Growing up, I never developed my own music taste. There wasn’t any need for me to. The upper level of my house was consistently filled with my parents’ eclectic blend of Nickel Creek, Moby, Imogen Heap, Prince, and British soft rocker Fink. Meanwhile, a short jaunt down the staircase landed me in the midst of my sister’s selection of songs from Jo Jo and other chart-topping tweens. There simply wasn’t a silent square inch for me to fill.

Thus, when I left for college, I quickly found myself stripped from my usual soundsphere and in need of populating my own. I tend to be a total silence studier, so this started slowly. However, in the last year, my musical world has undergone a veritable Cambrian explosion. The cause? Teaching.

As it turns out, while my brain demands silence to study, if I’m aimlessly rifling through scores of student journals in silence, it ossifies at an alarming rate. Thus far, I have found music to be the only balm for stacks of student essays and have taken to hunting new artists and albums with a feverish fervor. After procuring them, I promptly listen them to death within days and head back out in search of more fresh melodies.

The result is that now, after a semester of student teaching and a few months of teacher teaching, I have accumulated a much larger and more varied heap of musical interests than I’ve ever had before—from chart-toppers to artists tucked in the further corners of Spotify. But whether they’re firmly established in the top 40 or far from it, there are a few artists to whom I owe my loose grip on sanity this year, and I would like to formally thank and plug them now.

First on the list is MØ, whose debut album No Mythologies to Follow carried me through the creation of a unit plan on the Greek drama, Antigone. In many ways, MØ (pronounced “moo”) seems like a girl that you were always a little weirded out by on the school bus. A native Dane, Karen Marie Ørsted seems a confounding compound of chic New York hipster and backwoods West Virginian meth dealer. MØ’s music, however, is an explosion of electro-pop that’s a world all its own.

Throughout the album, MØ’s slinking vocals drape over relentlessly up-tempo beats to generate a sound that feels simultaneously bright and dingy. These juxtaposing elements create an intriguing sublimity that make songs such as “Pilgrim,” “Waste of Time,” and “Glass” certainly worth a listen and some time spent puzzling over.

Next, I would like to thank Sara Bareilles, whose album The Blessed Unrest can be credited with preventing me from falling asleep on a pillow of Spanish tests on multiple occasions. And while Bareilles’ album was released in July of 2013, I did not have the good fortune of discovering it until February of 2014 and haven’t been able to shake it since. Grammy-nominated for album of the year, this compilation showcases Bareilles’ veteran songwriting status and ability to craft a spectrum of cohesive songs that feel both deeply personal to Bareilles as well as extremely accessible to listeners.

Often in the past year I have danced in my bedroom to “Brave,” zoned out while driving to “Satellite Call,” or laid on my kitchen floor and basked in the swell of “Islands.” It’s a fantastic album that I relate to and appreciate in new ways every time I hear it.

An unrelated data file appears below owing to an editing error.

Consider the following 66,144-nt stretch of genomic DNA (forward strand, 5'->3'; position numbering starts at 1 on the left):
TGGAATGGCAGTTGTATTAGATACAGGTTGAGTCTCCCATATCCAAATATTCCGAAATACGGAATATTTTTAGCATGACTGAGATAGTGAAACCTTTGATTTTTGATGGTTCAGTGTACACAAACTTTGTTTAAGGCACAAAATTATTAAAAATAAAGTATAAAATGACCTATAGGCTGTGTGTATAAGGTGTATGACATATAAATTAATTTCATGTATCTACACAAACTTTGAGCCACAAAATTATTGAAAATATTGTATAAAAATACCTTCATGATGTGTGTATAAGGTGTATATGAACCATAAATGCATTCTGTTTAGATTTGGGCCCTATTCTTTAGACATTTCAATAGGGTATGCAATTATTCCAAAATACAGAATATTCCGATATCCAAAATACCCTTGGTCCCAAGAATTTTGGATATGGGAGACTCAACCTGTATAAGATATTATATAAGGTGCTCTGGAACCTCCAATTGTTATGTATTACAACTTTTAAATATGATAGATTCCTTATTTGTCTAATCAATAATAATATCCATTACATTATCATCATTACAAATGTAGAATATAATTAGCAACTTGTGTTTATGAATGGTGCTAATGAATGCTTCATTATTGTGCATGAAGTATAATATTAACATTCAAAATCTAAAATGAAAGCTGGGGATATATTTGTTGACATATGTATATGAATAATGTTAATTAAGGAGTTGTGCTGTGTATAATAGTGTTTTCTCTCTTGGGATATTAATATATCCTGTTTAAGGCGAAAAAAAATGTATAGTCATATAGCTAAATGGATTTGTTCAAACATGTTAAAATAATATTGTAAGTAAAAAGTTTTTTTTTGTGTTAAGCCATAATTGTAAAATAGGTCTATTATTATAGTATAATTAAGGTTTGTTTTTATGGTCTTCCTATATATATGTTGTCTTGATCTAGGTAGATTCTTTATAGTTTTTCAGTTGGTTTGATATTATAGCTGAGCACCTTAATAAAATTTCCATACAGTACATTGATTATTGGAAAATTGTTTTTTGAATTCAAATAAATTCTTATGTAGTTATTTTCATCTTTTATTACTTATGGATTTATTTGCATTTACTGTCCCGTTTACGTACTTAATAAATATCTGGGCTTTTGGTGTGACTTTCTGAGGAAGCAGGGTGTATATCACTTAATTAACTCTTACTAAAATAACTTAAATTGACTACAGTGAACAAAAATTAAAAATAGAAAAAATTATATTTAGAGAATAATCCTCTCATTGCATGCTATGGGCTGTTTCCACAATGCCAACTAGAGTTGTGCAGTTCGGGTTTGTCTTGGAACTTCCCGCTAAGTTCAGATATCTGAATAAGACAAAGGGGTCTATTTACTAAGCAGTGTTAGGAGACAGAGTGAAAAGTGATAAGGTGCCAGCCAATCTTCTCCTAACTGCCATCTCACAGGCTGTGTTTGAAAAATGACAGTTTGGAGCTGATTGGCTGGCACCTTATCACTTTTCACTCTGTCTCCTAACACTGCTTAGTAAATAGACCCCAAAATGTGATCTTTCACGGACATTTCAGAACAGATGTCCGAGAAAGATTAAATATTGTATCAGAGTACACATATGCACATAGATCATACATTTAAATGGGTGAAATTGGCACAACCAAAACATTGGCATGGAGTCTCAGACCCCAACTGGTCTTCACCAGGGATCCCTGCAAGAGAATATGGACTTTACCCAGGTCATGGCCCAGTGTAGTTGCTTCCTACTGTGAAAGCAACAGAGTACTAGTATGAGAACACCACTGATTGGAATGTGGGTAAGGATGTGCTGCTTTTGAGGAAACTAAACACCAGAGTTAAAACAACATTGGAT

However, my greatest and most recent “thank you” goes out to Jon Bellion for his debut album The Definition. Having just happened upon the album last month, I’ll need to assess time’s wear on my interest in it, but I can confidently say that it is the most I have ever enjoyed an album on the first listen because Bellion is such a strong storyteller.

The first song of the story, “Munny Right,” begins bluntly with “Eighth grade, I feel depressed as shit.” From there Bellion, takes the listener on an odyssey through coming of age, risking everything for his dream of music-making, coping with culture shock, and finding and losing love. The story ultimately ends with the song “Luxury,” simultaneously a declaration of success found and a plea that “I don’t lose myself in the luxury.”

However, despite the gravity of the story he tells, Bellion bedazzles each song with quirky sonic hiccups and playful metaphors, gifting each song with its own unique identity. Every tune has its own allure and personality, and passing through each one feels somehow like travelling. But my favorite part of the album is Bellion’s voice that accompanies the listener to the end. I’m not sure why, but every time I hear a track from the album, I am startled by how Bellion’s voice somehow rises above the music to feel piercingly present and unobstructedly clear.

When I finally reached the end of The Definiton I was surprised that I actually felt deeply emotional, and I think it’s because the album felt so right. In it, Bellion is doing what he is meant to do, and it was a wonder to witness. The album is a celebration of that realized passion we all strive for and that keeps our wearied heads on straight.

Submit a Comment

Your email address will not be published. Required fields are marked *

This site uses Akismet to reduce spam. Learn how your comment data is processed.

Similar posts

Relient K’s Collapsible Lung
by Will Montei, April 14, 2014
On The National
by Andrew Knot, April 16, 2014
A Moment Already Passed
by Jack Van Allsburg, January 25, 2017
I Am Mountain
by Will Montei, October 15, 2013
Unraveled and Well
by Brad Zwiers, December 27, 2018

post calvin direct

Get new posts from Gabe Gunnink delivered straight to your inbox.

Do NOT follow this link or you will be banned from the site!